Now rereading the book through the lens of this course, I noticed some features that were overlooked before, such as the design, use of color, and amount of text on a page. I also watched a video in which Peter Brown discussed his illustration process, which I’d recommend! For example, he discusses how he wanted to show Mr. Tiger walking on all four legs. To emphasize Mr. Tiger’s horizontal posture, he emphasized the verticality of the buildings and other animals. Just as I appreciated how Lolly revealed the spread pattern of Where the Wild Things Are , I really valued hearing Peter Brown’s thought process that led to his wonderful illustrations.

    link to Peter Brown’s video (scroll to Mr. Tiger Goes Wild):

  34. Echoing other’s sentiments, I was also struck by the illustrations in Mr. Tiger Goes Wild. The vivid orange stands in stark contrast to the muted grays and greens and browns of the city, reminding me of the illustrations in the book Extra Yarn, written by Mac Barnett and illustrated by John Klassen. In this story, the main character brightens up the town she lives in by knitting pieces all over town with her extra yarn, similar to the “yarn bombing” phenomenon that spiked in popularity a few years back. I love the idea the Mr. Tiger brings color to the rigid, drab world around him, and I found it powerful that the wilderness he ventured into was also depicted in brighter, fuller colors, juxtaposing it with the muted city.

    In contemplating the power of these images, I wondered, after last week’s reading of Mirror, how this book might have worked without text. I think the breaks in the text and the varying sizes added rhythm and cues for emphasis into the story, but I wonder if a similar story and effect could have been realized without text, relying on just the power of the illustrations. I think commentators above were right that the illustrations subtly suggested what might come next, and while one may not understand the full story line without text at first glance, one perusal from start to finish should spell it out clearly enough.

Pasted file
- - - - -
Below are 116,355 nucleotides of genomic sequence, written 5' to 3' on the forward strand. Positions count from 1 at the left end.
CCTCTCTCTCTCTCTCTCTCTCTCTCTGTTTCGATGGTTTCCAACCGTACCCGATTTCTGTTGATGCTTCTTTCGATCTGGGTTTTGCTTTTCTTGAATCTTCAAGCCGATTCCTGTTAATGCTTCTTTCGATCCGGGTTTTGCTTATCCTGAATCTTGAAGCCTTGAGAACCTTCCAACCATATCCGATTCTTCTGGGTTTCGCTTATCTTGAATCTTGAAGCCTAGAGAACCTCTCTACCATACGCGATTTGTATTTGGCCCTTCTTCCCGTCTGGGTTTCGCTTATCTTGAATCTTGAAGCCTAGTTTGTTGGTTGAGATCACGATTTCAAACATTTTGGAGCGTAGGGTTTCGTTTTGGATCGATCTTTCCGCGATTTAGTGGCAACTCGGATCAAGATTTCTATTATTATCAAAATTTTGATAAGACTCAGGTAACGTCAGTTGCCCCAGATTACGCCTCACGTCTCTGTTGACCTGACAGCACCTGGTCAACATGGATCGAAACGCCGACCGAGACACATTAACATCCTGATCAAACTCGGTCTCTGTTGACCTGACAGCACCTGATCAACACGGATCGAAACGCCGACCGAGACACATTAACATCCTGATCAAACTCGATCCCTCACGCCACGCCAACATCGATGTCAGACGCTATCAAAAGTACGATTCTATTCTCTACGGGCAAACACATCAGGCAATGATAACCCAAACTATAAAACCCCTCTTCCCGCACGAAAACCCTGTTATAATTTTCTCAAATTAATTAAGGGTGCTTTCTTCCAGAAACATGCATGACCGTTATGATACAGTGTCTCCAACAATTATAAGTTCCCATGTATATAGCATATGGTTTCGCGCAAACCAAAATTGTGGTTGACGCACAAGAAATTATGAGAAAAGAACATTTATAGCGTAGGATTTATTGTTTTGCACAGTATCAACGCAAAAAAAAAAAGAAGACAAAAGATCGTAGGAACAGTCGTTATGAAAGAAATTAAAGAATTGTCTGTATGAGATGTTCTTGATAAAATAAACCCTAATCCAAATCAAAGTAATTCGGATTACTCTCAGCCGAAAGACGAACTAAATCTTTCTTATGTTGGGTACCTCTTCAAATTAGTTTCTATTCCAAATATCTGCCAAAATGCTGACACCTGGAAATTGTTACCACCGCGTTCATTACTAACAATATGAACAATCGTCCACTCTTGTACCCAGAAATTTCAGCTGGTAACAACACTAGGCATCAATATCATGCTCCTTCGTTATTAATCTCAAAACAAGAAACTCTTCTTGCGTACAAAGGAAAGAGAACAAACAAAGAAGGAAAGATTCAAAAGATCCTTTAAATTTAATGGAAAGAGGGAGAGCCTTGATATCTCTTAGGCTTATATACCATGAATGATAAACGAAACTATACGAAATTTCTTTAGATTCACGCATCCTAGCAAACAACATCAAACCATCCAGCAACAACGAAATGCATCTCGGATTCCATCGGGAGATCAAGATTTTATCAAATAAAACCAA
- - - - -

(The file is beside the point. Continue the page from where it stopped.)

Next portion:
Given the traditional dependency on written word in books, I have only recently begun to contemplate the usefulness of textless books for children and adults alike. Reading words can be challenging, especially for children, but lack of words challenges one differently – creatively, imaginatively. This could perhaps encourage children who have a strong sense of imagination and story sequence but struggle with words or language. It is interesting to think about what makes a textless book successful and to image traditional books as textless, and I have a feeling I will be thinking a lot about this as the course progresses.

  35. Mia Branco says:

    I don’t think I have ever come across a Mo Willems book that I don’t like, and There is a Bird on your Head is no exception. Willems has a wonderful way of developing simple dialogue and interaction between his characters that is both straightforward and full of personality. In dialogue created with exchanges made of single words, simple sentences, and facial expressions, Willem is able to show how important and empowering it can be to advocate for yourself as well as how your perspective may change when you are observing a situation versus experiencing it first hand. Best of all, he does so with humor and compassion.

  36. I enjoyed reading Mr. Tiger Goes Wild so much that, after I finished it, I logged onto Peter Brown’s website to learn more about him. I also watched a video about his creative process for developing the story, which was very interesting. He discusses his inspirations for the illustrations, as well as the research he did on Victorian-style art when creating the buildings in the story, and he emphasizes his use of vertical and horizontal in the spreads. That was something that I noticed and appreciated while reading the book. For example, when the Tiger is walking upright, all of the buildings and characters are also vertical. In the same vein, my favorite spread is the one where he gets his “wild idea” and gradually sinks lower and lower on the page until he is crawling on all fours. I thought that was very cool and I imagine it would also be engaging for children reading it. Additionally, as others have mentioned, I love the message, not only of uniqueness but also of balance between wild and proprietary. So great! I look forward to reading more of his work.

  37. Stone Dawson says:

    I agree absolutely with what everyone has said so far about “Mr. Tiger Goes Wild.” The contrast in colors and shapes, the way the pictures urge the reader to turn the page and discover what happens next, and the message of the story are all great for young readers. I also loved how the illustrations use the perspective of the reader to tell the story. As mentioned above, most of the animals in the book have their eyes closed throughout the beginning of the book, while Mr. Tiger stares directly at the reader. This really helps the reader understand just what Mr. Tiger is feeling in a much more substantial way than if he was looking at the other characters. The perspective of the reader is also used when the other animals tell Mr. Tiger to go to the wilderness, placing us in the shoes of Mr. Tiger which is fascinating. Finally, Mr. Tiger, upon realizing his boredom and loneliness in the wild, looks at the reader almost pleadingly, as if we, as the page turners, are in control of what he can do. Overall, a simply wonderful book!